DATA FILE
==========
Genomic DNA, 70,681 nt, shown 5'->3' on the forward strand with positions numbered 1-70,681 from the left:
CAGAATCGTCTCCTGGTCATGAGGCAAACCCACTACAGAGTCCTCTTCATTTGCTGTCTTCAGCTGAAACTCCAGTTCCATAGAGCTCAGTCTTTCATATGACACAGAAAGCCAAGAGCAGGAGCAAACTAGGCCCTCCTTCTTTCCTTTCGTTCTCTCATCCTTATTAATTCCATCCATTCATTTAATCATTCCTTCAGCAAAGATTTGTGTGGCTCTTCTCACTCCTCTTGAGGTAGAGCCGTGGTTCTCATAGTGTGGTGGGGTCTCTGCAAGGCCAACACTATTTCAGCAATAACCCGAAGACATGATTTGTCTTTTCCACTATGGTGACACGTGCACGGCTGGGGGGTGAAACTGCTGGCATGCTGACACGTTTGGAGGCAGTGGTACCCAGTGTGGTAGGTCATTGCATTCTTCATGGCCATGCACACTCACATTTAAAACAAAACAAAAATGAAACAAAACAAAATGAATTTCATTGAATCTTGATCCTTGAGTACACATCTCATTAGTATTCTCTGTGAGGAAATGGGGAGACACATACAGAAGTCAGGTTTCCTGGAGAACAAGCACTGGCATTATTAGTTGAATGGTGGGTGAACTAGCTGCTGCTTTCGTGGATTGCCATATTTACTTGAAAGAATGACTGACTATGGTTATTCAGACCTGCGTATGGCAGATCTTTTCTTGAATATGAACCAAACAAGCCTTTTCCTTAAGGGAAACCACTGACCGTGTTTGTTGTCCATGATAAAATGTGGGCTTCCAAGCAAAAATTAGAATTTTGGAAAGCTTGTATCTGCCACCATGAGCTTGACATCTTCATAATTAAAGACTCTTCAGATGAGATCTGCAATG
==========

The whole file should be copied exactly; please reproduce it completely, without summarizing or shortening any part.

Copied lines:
Genomic DNA, 70,681 nt, shown 5'->3' on the forward strand with positions numbered 1-70,681 from the left:
CAGAATCGTCTCCTGGTCATGAGGCAAACCCACTACAGAGTCCTCTTCATTTGCTGTCTTCAGCTGAAACTCCAGTTCCATAGAGCTCAGTCTTTCATATGACACAGAAAGCCAAGAGCAGGAGCAAACTAGGCCCTCCTTCTTTCCTTTCGTTCTCTCATCCTTATTAATTCCATCCATTCATTTAATCATTCCTTCAGCAAAGATTTGTGTGGCTCTTCTCACTCCTCTTGAGGTAGAGCCGTGGTTCTCATAGTGTGGTGGGGTCTCTGCAAGGCCAACACTATTTCAGCAATAACCCGAAGACATGATTTGTCTTTTCCACTATGGTGACACGTGCACGGCTGGGGGGTGAAACTGCTGGCATGCTGACACGTTTGGAGGCAGTGGTACCCAGTGTGGTAGGTCATTGCATTCTTCATGGCCATGCACACTCACATTTAAAACAAAACAAAAATGAAACAAAACAAAATGAATTTCATTGAATCTTGATCCTTGAGTACACATCTCATTAGTATTCTCTGTGAGGAAATGGGGAGACACATACAGAAGTCAGGTTTCCTGGAGAACAAGCACTGGCATTATTAGTTGAATGGTGGGTGAACTAGCTGCTGCTTTCGTGGATTGCCATATTTACTTGAAAGAATGACTGACTATGGTTATTCAGACCTGCGTATGGCAGATCTTTTCTTGAATATGAACCAAACAAGCCTTTTCCTTAAGGGAAACCACTGACCGTGTTTGTTGTCCATGATAAAATGTGGGCTTCCAAGCAAAAATTAGAATTTTGGAAAGCTTGTATCTGCCACCATGAGCTTGACATCTTCATAATTAAAGACTCTTCAGATGAGATCTGCAATG